For the sickness gets in as the liquor dies out,
    An' it crumples the young British soldier.
        Crum-, crum-, crumples the soldier …
[Bursts into song]
        Crum-, crum-, crumples the soldier,
        Crum-, crum-, crumples the soldier,
          So-oldier OF the Queen!

Sorry, I always get carried away with Kipling.

As I said, I'm lucky, well-situated to ride the thing out. Other people seem to be coping sensibly in the face of massive dislocation and inconvenience — worst of course in the cases of people laid off from their jobs. This category may include our own daughter; we're waiting to hear.

So there's the answer to what we citizens are doing with that leaky, dubious mass of data and that wide range of opinions from thoughtful analysts. What are our politicians, legislators, and administrators doing with it?

What they're doing is, following the social distancing / flattening the curve paradigm. It looked for a while as though the British government might take a different tack, just letting the virus burn through the population fast, creating a big mass of people gifted with immunity by having had a mild case. Then, March 16th, a report by a panel of experts came out modeling the consequences of that nine ways to Sunday. The consequences were all terrible. The Brits turned on a dime and are now social distancing and flattening the curve with the rest of us.

The degree of social distancing we're doing is pretty dramatic, with any kind of big gathering now shut down. The economic consequences will be dire. That was the choice our leaders faced, though: Drive the economy off a cliff, or … what?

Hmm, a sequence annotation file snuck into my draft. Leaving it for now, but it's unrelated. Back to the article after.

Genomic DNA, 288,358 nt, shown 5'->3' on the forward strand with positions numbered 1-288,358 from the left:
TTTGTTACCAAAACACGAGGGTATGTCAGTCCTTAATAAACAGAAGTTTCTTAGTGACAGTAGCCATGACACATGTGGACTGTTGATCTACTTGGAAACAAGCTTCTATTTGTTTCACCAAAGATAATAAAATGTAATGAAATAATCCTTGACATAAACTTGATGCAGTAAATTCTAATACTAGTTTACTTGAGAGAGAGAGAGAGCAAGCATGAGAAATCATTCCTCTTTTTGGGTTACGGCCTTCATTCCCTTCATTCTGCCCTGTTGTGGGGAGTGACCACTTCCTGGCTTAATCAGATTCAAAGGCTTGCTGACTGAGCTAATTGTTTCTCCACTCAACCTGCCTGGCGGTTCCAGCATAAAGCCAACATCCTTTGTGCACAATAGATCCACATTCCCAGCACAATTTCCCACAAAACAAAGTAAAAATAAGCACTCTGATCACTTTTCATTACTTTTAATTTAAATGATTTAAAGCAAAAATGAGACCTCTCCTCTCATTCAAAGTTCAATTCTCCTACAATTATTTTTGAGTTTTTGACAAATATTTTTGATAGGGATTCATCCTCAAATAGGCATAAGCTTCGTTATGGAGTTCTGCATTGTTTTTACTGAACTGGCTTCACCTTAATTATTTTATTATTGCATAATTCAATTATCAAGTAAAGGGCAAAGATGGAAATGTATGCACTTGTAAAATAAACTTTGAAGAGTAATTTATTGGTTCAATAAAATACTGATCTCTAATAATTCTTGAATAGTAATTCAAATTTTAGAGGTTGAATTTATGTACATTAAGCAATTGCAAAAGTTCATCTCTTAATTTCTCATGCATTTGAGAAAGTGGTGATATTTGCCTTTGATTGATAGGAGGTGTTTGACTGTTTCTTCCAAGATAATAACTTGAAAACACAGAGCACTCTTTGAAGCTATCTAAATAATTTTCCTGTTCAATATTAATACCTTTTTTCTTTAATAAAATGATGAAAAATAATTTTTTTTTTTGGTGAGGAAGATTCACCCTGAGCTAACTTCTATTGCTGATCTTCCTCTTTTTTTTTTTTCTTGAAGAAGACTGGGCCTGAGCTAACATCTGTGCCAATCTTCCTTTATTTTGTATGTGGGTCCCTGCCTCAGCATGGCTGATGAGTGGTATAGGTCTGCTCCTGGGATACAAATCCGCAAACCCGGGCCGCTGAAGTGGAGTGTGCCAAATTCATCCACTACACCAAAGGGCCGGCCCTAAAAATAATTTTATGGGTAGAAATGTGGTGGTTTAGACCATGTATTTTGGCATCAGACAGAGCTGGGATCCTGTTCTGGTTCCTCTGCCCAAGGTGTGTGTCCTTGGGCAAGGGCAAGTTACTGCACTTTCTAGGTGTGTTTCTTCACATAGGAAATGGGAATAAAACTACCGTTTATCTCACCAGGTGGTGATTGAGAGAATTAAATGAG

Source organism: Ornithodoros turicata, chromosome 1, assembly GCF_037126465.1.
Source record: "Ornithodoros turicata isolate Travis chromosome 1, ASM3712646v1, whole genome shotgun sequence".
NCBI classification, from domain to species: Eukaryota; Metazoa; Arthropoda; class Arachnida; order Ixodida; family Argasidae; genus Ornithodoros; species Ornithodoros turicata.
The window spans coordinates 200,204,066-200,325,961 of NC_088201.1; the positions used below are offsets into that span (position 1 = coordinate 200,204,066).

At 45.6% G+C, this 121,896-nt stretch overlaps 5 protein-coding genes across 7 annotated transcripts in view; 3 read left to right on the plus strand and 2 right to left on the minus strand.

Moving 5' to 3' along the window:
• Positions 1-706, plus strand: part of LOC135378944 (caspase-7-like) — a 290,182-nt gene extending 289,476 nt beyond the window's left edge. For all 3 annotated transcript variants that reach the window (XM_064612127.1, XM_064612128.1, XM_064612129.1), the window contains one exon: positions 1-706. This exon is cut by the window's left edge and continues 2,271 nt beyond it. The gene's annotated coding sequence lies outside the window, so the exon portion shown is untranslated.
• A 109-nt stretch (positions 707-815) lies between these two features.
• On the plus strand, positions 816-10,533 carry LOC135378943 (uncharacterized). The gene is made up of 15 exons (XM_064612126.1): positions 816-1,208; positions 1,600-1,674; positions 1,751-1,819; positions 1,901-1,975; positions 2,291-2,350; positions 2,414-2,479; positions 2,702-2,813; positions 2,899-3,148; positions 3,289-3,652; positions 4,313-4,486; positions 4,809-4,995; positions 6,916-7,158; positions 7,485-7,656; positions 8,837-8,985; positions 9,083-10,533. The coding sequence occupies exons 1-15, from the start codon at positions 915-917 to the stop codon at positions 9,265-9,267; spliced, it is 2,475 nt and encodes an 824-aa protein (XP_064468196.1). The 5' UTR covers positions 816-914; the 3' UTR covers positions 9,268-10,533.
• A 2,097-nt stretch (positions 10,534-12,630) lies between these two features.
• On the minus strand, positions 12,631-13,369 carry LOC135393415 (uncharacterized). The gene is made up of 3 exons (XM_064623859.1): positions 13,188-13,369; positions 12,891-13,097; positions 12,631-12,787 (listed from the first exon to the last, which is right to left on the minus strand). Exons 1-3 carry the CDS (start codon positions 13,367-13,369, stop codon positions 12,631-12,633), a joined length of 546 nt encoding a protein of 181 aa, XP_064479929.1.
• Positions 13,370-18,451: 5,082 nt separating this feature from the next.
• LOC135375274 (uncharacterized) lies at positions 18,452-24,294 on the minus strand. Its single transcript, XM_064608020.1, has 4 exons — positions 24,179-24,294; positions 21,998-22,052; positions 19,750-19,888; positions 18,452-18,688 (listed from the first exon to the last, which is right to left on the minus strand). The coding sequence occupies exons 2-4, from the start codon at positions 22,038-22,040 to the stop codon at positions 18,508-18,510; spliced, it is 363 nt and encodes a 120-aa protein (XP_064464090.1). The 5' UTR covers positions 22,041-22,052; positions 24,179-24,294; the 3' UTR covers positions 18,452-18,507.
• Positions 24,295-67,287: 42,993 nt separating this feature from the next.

My answer to that "what?" is: geezers on gurneys. The best advice our leaders could get was: Either do a full-court press on social distancing, or face scenes of hospital parking lots filled with hundreds of geezers on gurneys, coughing their lives away because we don't have the staff or equipment to deal with them.

Given the likelihood of that appalling spectacle, on the best advice they could get, you can't blame our leaders for what they are doing. Will it prove in the end to have been unnecessary? Shall we have crashed the economy for nothing? Possibly; the underlying data here is, as I've said, iffy.

Among all the unknowns here, the scariest, it seems to me, are long-term. What happens in the Fall?

If we can get a handle on things these few weeks, then the warmer weather causes the virus to quiesce, with maybe just a mild resurgence in the Fall, we'll be able to ride out the economic consequences and get the economy back on track in a year or two, as we did twelve years ago. On the other hand, if the virus comes roaring back in the Fall, perhaps in some variant form, then it'll be: Katy bar the door.


09 — Miscellany.     And now, our closing miscellany of brief items.

Imprimis:  It's amazing how we trundle along from year to year in blithe ignorance of important things. Tucker Carlson's been drumming in the fact that 97 percent of our pharmaceuticals are made in China. Did you know that? I didn't, and I flatter myself I'm a decently well-informed person.

Thursday night this week Tucker had as a guest on his show one Rosemary Gibson, author of a book titled China RX: Exposing the Risks of America's Dependence on China for Medicine. Ms Gibson's book came out in April 2018, two years ago. I'm ashamed to say I never heard of it until Thursday night.

How many other unwelcome little facts are lurking away there in the woodwork, waiting for some accidental coronavirus moment to bring them to the fore?

There's always a silver lining. The silver lining to this current crisis is, that we're going to be thinking a whole lot harder about globalization, and being a whole lot less carefree about what critical industries we export.